Notebook code quality

by Ty Myrddin

Published on April 11, 2022


A read–eval–print loop (REPL) such as Jupyter Notebook offers, is a simple interactive computer programming environment that takes single user inputs, executes them, and returns the result. This facilitates quick feedback during development and allows for developing code at a faster speed than if it had to be run as one monolithic piece of code.

The way Jupyter Notebook works with code in blocks, which can be run independently, makes it easier to experiment and trial certain operations without having to re-run the full workflow. Ideal for analysis tasks that require both numerical and visual outputs.

Not so ideal when trying to leverage notebooks for production use rather than an analytical use case. And in our case, we wish to produce a quality snippet code base reuseful for future production projects.

So we want Quality.


We do code formatting with black-jupyter. Running Black Jupyter on all notebooks from the root of a repo is as simple as:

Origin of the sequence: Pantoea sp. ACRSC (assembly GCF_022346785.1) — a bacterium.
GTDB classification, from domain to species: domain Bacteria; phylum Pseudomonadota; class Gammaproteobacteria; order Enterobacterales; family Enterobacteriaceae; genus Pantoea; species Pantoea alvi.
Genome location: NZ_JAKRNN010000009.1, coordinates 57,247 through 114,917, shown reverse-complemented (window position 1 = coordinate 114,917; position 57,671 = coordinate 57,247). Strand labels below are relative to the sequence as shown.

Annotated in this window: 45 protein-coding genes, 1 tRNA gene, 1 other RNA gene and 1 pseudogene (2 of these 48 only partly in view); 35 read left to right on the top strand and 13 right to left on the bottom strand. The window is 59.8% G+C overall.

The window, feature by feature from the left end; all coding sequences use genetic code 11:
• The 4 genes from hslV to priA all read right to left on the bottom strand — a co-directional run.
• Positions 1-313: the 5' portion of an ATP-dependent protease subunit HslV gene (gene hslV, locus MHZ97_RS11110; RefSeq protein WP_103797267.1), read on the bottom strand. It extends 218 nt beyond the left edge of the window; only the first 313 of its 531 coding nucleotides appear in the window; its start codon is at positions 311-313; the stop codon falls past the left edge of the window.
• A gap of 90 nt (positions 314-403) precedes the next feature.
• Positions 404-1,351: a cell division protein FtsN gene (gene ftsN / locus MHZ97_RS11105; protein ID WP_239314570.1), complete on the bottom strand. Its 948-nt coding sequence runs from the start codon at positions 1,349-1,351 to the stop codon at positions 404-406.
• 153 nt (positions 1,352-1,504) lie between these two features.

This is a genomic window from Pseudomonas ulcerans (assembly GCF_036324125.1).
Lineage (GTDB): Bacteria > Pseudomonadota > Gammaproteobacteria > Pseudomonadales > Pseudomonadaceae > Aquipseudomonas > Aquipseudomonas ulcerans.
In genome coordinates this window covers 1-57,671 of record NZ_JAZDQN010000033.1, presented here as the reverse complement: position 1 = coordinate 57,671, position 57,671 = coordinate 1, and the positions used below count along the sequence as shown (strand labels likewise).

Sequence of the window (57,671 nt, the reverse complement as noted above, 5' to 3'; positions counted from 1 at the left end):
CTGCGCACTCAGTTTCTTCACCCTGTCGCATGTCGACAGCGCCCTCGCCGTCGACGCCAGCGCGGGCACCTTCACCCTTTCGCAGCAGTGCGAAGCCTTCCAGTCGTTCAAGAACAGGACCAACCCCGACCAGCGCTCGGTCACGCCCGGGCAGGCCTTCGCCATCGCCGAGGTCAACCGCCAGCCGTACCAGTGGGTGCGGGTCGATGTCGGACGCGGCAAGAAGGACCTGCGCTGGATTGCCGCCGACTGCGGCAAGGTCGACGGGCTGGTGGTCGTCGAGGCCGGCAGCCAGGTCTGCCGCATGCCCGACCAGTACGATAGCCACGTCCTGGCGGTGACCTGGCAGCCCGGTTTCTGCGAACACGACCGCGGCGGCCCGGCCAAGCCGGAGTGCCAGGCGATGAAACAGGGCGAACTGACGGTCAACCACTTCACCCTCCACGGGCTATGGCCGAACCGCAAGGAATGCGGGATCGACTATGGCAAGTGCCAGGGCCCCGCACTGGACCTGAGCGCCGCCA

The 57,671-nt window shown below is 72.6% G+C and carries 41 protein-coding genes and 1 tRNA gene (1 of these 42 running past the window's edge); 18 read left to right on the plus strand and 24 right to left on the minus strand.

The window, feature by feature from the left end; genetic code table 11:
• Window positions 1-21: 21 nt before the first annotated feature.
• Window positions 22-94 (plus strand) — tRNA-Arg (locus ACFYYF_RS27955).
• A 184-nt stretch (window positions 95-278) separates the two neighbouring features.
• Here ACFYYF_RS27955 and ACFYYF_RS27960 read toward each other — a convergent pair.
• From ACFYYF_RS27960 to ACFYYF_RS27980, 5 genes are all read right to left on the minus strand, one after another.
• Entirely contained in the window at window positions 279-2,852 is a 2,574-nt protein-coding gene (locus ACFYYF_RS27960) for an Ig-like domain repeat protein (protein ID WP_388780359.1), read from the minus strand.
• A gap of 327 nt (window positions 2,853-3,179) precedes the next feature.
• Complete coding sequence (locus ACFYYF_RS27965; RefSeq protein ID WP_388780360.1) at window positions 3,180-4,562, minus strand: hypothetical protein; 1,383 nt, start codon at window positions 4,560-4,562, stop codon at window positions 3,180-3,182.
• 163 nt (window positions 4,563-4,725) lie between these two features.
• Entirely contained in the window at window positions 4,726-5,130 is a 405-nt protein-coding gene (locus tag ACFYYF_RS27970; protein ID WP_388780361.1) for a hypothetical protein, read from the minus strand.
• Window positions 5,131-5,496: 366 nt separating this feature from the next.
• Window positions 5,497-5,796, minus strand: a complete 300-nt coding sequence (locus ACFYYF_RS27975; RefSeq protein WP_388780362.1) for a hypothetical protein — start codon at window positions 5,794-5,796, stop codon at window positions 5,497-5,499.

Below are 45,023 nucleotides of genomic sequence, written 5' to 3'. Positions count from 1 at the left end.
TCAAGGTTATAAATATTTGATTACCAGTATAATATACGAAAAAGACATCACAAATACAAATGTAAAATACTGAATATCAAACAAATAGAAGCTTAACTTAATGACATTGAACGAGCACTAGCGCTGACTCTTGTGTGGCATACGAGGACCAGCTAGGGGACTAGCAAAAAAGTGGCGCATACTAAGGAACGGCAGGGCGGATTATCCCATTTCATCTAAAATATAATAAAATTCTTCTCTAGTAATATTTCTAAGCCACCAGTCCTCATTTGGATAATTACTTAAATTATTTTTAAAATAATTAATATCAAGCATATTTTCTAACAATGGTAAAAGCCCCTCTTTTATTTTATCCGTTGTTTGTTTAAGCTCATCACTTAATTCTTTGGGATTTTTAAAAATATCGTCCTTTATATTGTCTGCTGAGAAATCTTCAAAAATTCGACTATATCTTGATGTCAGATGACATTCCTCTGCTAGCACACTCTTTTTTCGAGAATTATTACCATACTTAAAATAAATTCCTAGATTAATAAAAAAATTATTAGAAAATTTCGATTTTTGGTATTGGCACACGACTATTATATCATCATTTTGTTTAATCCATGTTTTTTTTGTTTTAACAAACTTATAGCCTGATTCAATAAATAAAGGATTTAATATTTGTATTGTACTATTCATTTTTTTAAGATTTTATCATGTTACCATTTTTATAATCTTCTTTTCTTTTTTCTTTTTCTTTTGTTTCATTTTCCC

$ black .


We check PEP8 compliance with flake8_nb. Running Flake8 NB on all notebooks from the root of a repo:

$ flake8_nb notebooks

Automation with pre-commit

We automated the code formatting and PEP8 compliance processes by using the pre-commit framework and its hooks.

It runs a short script before committing. If the script passes, then the commit is made, else, the commit is denied (and we fix whatever is up).


For additional type annotations we installed mypy with data-science-types for libraries like matplotlib, numpy and pandas that do not have type information, and nbqa. Run on all notebooks in the root directory of a repo with:

$ nbqa mypy .

To be continued ...

Oh well. Last orders, please. Waiter